Wednesday, ABC7 got a closer look at the damage to the conservatory's historic glass house.
That damage was heartbreaking. The conservatory is a historic place. It has been around more than a century and is a national landmark. It has a strong emotional connection to a lot of folks who visit regularly and a lot of those people want to help.
"The outpouring from the community has been amazing," said Garfield Park Conservatory's Mary Eysenbach. "Days after this happened, people were contacting us and the alliance, our partner here, and saying, 'We want to have a fundraiser for you. ' "
It has been nearly three months since anyone from the public has gotten to see the conservatory's plants up close, but with a temporary roof now in place, finished just Tuesday night, they are about ready to let people see the damage up close.
The hailstorm of June 30 shattered about 85 percent of the glass over the historic fern room, the showroom and four production rooms.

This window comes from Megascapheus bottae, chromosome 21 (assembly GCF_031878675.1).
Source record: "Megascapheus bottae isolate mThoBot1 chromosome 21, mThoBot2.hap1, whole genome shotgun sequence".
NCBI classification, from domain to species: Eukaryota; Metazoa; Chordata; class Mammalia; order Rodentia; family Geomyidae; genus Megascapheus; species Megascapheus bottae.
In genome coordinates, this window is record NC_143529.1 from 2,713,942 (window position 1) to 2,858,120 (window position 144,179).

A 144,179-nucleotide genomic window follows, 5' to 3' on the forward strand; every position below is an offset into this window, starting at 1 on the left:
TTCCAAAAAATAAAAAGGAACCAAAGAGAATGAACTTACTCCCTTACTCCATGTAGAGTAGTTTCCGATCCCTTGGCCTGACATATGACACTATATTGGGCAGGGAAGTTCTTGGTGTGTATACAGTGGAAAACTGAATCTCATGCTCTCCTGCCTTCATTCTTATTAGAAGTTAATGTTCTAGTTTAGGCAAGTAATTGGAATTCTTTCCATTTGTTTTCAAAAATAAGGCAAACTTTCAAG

The glass is still everywhere on the floors in the production rooms. Saving the plants has been the staff's priority.
People come from all over the world to the rare historic building and to see its exhibits. Many loyal fans have done private fundraisers, but now conservatory officials are about to begin a formal campaign of their own. At this point, they say, they are not quite sure what they're going to need.
"There are tens of thousands of panes of glass that need to be replaced here, and we really would like to give a show of support for the restoration efforts," said Eunita Rushing of the Conservatory Alliance.
The fundraising campaign is called "One Pane at a Time," named for the panes of glass that need to be replaced.
The storm cleanup alone has cost about $2 million so far. They have not put the rebuilding project up for bid yet, but it is certain the total cost will be a whole lot more than that. Insurance will cover part of it, but they have a lot of money to pay that they still need to raise.